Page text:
Seems like the only thing I post nowadays are calls to action to fix this or that. I’m not fishing much lately so I’m trying to protect the streams and quarry for when I actually do get out on the water. With that, here’s the latest thing to piss you off and get you to spend 2 minutes sending off an email.
Stop the Harmful Provisions of HR 1
In a five-day span last week, the House drafted a bill that would wipe out years of progress that TU – its volunteers, staff and partners – have made on some of our toughest habitat challenges, and cut severely into federal resource agency funding programs just as the field season is about to start. A funding bill should not contain them, but the bill’s ill-conceived legislative provisions contain the following harmful items:
Removing funding for the Klamath River Dam Removal and Sedimentation Study, a necessary step to evaluate removing four dams and reopening 350 miles of salmon habitat and resolve the long-running conflict in the Klamath Basin.
Stopping the Army Corps of Engineers and EPA from conducting a rulemaking to restore Clean Water Act protection for some wetlands and streams which were curtailed by two harmful and confusing Supreme Court decisions, Rapanos (2006) and SWANCC (2001).
Discontinuing rulemaking processes designed to protect streams from mountaintop removal mining.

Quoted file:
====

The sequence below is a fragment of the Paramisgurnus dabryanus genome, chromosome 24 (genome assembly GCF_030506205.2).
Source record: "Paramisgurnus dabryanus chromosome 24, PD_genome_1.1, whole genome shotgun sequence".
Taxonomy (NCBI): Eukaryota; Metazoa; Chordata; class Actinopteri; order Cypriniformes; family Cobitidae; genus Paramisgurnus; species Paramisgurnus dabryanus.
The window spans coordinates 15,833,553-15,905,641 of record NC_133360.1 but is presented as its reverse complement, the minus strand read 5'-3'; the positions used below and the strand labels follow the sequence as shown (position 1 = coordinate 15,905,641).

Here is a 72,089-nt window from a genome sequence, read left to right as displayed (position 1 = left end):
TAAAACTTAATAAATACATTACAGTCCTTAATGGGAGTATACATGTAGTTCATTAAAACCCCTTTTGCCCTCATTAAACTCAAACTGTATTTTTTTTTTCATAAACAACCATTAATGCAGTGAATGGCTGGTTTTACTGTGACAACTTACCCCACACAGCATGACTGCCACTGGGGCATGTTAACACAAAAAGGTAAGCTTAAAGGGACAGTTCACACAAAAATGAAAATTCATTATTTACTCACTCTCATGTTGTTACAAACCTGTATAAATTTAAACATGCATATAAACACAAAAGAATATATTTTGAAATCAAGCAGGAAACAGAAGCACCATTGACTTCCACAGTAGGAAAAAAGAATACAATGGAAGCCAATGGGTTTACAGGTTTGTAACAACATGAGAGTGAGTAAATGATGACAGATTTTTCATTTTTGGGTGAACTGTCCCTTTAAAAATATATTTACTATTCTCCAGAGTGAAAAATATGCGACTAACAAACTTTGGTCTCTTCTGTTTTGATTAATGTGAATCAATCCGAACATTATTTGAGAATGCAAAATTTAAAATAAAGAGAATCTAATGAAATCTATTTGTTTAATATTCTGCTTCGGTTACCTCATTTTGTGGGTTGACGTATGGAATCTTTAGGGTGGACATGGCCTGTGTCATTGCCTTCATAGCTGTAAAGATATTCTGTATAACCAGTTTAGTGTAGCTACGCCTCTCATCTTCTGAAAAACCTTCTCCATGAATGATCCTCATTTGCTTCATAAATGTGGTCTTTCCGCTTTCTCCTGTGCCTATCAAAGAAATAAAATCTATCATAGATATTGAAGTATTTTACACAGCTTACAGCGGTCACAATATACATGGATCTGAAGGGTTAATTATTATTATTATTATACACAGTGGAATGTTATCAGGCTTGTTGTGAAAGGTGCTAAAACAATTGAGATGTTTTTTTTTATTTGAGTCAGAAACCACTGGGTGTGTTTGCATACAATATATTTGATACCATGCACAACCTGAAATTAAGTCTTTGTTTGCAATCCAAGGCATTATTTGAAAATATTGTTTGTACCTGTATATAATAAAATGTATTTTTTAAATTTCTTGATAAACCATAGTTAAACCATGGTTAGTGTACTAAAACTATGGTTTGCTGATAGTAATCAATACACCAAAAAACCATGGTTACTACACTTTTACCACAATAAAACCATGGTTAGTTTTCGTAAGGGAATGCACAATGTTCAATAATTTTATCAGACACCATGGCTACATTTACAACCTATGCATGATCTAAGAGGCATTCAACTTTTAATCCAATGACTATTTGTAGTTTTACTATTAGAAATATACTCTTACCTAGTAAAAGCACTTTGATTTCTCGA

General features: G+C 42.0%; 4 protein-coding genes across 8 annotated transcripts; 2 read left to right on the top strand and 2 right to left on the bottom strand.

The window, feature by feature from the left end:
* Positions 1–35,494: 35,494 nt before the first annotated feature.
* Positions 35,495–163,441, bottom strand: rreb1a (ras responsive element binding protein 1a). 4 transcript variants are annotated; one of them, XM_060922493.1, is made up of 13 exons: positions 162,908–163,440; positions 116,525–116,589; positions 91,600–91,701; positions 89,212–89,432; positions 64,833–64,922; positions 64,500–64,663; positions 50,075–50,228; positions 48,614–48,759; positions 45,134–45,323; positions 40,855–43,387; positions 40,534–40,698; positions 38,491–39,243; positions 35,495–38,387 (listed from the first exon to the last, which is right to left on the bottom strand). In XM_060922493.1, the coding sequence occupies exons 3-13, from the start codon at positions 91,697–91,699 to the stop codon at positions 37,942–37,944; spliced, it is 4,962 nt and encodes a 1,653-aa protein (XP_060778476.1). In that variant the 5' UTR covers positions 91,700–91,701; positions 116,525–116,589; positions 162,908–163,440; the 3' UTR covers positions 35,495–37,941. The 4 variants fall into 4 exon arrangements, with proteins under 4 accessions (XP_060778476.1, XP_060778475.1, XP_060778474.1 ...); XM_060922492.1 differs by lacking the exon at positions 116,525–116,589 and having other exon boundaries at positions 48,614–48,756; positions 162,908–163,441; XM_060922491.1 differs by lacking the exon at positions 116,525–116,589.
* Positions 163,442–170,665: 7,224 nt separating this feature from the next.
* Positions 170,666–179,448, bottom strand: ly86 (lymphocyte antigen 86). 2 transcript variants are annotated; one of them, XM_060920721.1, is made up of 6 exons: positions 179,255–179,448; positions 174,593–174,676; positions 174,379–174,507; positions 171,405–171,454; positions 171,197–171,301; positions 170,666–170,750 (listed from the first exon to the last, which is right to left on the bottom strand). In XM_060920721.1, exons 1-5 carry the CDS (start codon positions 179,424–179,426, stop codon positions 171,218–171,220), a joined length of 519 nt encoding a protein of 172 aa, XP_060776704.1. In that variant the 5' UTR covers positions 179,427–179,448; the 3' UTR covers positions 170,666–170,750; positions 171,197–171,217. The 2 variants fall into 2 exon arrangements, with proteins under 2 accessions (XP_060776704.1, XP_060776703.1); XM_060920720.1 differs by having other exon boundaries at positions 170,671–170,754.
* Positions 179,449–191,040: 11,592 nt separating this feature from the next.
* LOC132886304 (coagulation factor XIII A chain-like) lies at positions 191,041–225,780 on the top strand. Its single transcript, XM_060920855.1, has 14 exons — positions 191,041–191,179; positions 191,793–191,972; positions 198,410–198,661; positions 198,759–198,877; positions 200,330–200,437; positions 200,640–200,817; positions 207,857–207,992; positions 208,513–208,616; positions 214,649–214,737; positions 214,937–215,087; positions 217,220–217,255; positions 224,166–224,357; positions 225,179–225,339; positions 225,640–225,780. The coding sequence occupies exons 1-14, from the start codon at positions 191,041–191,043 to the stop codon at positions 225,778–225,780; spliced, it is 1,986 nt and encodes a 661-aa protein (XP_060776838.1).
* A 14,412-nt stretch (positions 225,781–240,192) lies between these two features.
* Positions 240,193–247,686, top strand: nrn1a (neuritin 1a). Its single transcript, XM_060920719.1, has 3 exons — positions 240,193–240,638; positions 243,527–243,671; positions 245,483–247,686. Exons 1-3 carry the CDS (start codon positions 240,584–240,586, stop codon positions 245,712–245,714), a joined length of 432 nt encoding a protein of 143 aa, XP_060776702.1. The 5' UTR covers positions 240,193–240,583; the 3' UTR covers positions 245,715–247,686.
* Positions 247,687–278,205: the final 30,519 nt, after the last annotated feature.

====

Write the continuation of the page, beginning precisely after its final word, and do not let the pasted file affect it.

Removing the EPA’s authority under the Clean Water Act to veto Army Corps authorized permits for the disposal of dredge and fill material and to designate as off limits certain areas for disposal of dredge and fill material.
Preventing the use of federal funds to implement certain Chesapeake Bay pollution reduction programs, which help to restore coldwater habitat in the headwater areas of the Chesapeake Bay watershed.
Blocking the U.S. Forest Service’s Travel Management Plans, which were developed to prevent uncontrolled off-road vehicle use from damaging fish and wildlife habitat.
De-funding the San Joaquin River Restoration Settlement Act, a law enacted last year with strong bipartisan support, which represents a broad coalition of restoration partners.
So, everyone, get out there and do the right thing. If you don’t have time to fish, you should at least have time to protect what many people take for granted.